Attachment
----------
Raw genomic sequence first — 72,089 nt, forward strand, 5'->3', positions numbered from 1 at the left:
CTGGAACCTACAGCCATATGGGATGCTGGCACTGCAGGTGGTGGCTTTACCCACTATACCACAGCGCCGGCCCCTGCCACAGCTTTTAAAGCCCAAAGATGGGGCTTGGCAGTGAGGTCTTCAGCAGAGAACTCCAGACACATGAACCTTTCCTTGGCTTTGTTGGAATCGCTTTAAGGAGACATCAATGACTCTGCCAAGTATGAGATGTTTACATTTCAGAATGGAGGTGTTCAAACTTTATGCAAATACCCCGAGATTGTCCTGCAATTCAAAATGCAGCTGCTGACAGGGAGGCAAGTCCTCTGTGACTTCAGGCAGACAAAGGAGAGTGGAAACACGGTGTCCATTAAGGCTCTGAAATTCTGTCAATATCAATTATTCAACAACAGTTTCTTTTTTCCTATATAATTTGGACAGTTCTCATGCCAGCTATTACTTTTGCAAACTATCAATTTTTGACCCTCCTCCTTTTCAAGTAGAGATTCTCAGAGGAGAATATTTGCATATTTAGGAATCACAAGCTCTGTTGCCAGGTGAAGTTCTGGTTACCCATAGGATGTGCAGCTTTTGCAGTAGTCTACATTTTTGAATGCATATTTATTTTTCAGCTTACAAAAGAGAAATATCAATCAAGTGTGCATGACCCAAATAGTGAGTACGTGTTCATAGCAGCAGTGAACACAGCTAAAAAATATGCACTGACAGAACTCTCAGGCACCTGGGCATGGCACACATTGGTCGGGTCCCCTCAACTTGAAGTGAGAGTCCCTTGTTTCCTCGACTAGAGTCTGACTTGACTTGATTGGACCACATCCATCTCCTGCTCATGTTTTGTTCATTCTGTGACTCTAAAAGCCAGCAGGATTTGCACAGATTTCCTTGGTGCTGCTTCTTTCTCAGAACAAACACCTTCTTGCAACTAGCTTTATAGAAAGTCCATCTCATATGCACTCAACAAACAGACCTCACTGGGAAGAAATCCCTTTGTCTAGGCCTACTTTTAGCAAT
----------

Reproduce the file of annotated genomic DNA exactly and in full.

Raw genomic sequence first — 72,089 nt, forward strand, 5'->3', positions numbered from 1 at the left:
CTGGAACCTACAGCCATATGGGATGCTGGCACTGCAGGTGGTGGCTTTACCCACTATACCACAGCGCCGGCCCCTGCCACAGCTTTTAAAGCCCAAAGATGGGGCTTGGCAGTGAGGTCTTCAGCAGAGAACTCCAGACACATGAACCTTTCCTTGGCTTTGTTGGAATCGCTTTAAGGAGACATCAATGACTCTGCCAAGTATGAGATGTTTACATTTCAGAATGGAGGTGTTCAAACTTTATGCAAATACCCCGAGATTGTCCTGCAATTCAAAATGCAGCTGCTGACAGGGAGGCAAGTCCTCTGTGACTTCAGGCAGACAAAGGAGAGTGGAAACACGGTGTCCATTAAGGCTCTGAAATTCTGTCAATATCAATTATTCAACAACAGTTTCTTTTTTCCTATATAATTTGGACAGTTCTCATGCCAGCTATTACTTTTGCAAACTATCAATTTTTGACCCTCCTCCTTTTCAAGTAGAGATTCTCAGAGGAGAATATTTGCATATTTAGGAATCACAAGCTCTGTTGCCAGGTGAAGTTCTGGTTACCCATAGGATGTGCAGCTTTTGCAGTAGTCTACATTTTTGAATGCATATTTATTTTTCAGCTTACAAAAGAGAAATATCAATCAAGTGTGCATGACCCAAATAGTGAGTACGTGTTCATAGCAGCAGTGAACACAGCTAAAAAATATGCACTGACAGAACTCTCAGGCACCTGGGCATGGCACACATTGGTCGGGTCCCCTCAACTTGAAGTGAGAGTCCCTTGTTTCCTCGACTAGAGTCTGACTTGACTTGATTGGACCACATCCATCTCCTGCTCATGTTTTGTTCATTCTGTGACTCTAAAAGCCAGCAGGATTTGCACAGATTTCCTTGGTGCTGCTTCTTTCTCAGAACAAACACCTTCTTGCAACTAGCTTTATAGAAAGTCCATCTCATATGCACTCAACAAACAGACCTCACTGGGAAGAAATCCCTTTGTCTAGGCCTACTTTTAGCAAT